MGAC: What is your secret to winding down at the end of a long day?
AF: These days, a nice walk around the neighborhood really helps me decompress. Fresh air and movement really work for me. Maybe listening to a good podcast, too. That all helps me shake off the day.
MGAC: What are your podcast go-to’s?
AF: I mix it up! Sometimes, they’re about personal and business development—I’m a fan of “The Modern Mentor” and “Coaching Real Leaders.” Other times, I’ll put on podcasts that cover popular culture, social media, and news events in a fun way.
MGAC: What’s a book that has made a significant impact on your life?
AF: I think one of the books that comes to mind is The Year of Yes. It’s a bit of a memoir, and it’s about a year-long experiment where the author endeavors to say “yes” to everything in her life, personally and professionally, no matter what.
MGAC: What a cool concept!
AF: It really is. The purpose is to highlight that in life, it’s really easy to just say “no” to something. To say “no” to a new opportunity, “no” to a challenge, “no” to meeting new people. Ultimately, it’s about overcoming fear and self-doubt—and also about being kind to yourself and recognizing your own power. Because we often are our own harshest critics.
MGAC: How about a favorite quote that inspires you?
AF: One that has really resonated with me recently is “You must do the thing you think you cannot do.” It’s really about strength, courage, and confidence, and ultimately personal growth.
MGAC: We’ve talked about winding down at the end of a long day…what about your secret to starting the morning off on the right foot?
AF: My morning routine has certainly evolved over the last year. Prior to this pandemic, we all had a different routine that involved getting ourselves out the door and starting our commute. But these days, I’m typically using my morning to do some self-care. I’ve been reading about the benefits of meditation: taking a few minutes to focus inward and really start your day off with some mindfulness. I focus on my water intake. I’ll read the news and slowly sip on my beloved coffee. I also try to get in a high-intensity workout several times a week. I think all these little rituals help me. They give me a sense of calmness and are fuel for my day.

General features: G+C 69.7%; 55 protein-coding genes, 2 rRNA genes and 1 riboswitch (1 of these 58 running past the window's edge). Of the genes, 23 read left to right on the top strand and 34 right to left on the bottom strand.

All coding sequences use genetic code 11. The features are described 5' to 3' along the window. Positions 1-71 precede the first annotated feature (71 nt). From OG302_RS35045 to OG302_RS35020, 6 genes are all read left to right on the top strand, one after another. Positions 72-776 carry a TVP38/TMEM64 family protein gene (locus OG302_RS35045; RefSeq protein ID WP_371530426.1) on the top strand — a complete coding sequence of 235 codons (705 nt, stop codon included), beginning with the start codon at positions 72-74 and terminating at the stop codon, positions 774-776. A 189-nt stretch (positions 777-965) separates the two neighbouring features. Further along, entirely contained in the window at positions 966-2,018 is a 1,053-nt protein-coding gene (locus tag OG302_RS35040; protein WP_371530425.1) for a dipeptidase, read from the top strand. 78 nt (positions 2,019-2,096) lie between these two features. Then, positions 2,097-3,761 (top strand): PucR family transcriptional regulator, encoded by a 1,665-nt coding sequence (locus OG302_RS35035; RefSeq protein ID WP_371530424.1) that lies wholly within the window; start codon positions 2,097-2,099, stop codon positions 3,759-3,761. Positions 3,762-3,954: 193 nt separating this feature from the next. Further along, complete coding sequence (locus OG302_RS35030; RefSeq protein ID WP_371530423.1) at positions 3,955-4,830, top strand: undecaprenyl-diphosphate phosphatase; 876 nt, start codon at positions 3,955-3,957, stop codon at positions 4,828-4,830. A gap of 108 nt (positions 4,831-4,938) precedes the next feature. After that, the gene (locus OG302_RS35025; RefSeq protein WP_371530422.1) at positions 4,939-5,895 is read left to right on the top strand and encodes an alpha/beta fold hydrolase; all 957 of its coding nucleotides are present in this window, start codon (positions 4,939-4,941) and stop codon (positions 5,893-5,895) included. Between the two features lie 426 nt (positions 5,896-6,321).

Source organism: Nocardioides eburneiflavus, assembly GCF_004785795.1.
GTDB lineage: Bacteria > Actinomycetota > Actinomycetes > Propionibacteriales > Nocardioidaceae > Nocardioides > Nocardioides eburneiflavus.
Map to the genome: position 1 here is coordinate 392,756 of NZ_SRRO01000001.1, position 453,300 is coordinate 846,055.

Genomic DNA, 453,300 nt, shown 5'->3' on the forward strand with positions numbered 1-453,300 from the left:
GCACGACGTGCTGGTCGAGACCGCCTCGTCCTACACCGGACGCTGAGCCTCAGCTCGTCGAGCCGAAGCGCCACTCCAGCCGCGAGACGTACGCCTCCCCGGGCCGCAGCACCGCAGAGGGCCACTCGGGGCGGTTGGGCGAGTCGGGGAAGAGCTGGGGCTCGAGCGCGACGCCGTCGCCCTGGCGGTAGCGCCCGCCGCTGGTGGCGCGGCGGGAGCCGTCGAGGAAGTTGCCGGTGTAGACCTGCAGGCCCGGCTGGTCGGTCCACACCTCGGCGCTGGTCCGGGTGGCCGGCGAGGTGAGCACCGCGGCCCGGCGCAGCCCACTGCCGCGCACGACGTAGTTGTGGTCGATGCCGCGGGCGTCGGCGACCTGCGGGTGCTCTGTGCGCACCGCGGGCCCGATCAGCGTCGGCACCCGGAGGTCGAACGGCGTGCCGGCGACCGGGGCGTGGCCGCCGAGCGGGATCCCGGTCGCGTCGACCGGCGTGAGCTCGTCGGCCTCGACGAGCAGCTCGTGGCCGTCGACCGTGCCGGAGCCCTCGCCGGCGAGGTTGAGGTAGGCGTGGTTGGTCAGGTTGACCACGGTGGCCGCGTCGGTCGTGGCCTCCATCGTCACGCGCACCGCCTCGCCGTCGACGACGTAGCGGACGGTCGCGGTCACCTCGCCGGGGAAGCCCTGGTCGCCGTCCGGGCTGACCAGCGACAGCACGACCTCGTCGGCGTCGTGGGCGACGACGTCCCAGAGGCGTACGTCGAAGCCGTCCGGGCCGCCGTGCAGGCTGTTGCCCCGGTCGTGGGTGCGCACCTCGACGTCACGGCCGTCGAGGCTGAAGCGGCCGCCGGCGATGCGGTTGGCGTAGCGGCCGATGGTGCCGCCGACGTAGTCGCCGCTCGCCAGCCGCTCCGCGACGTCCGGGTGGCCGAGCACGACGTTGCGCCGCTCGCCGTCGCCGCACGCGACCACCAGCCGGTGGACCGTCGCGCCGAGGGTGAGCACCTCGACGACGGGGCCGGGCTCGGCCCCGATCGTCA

MGAC: It sounds like you’re establishing routines that will be useful even once COVID is in the rear-view.
AF: I think that’s what this year has been all about. It has given people space and time to look inward and think about what is and isn’t working for them. I have read so much about stress levels going way down as people look at things in a different way. That’s not to say this past year hasn’t taken a toll on people’s mental health, but I think overall stress levels from our daily grind have gone down a bit—and that’s a positive thing. There are habits we’ve been able to form over the last year that we should certainly take with us.
MGAC: What do you want your lasting impact to be?
AF: I am a very strong believer in mentorship. I was lucky early on in my career to have two really good female mentors, and that did wonders for me professionally. That’s one of my goals going forward. Even if I don’t have a dedicated mentee, if I’m working with someone who is more junior than me or I see there is an opportunity to offer them something, I try to bring that to the table. I believe there is such a power in mentorship and bringing someone along with you as you evolve in your career, so I try to practice and have that mentality on all the projects I work on.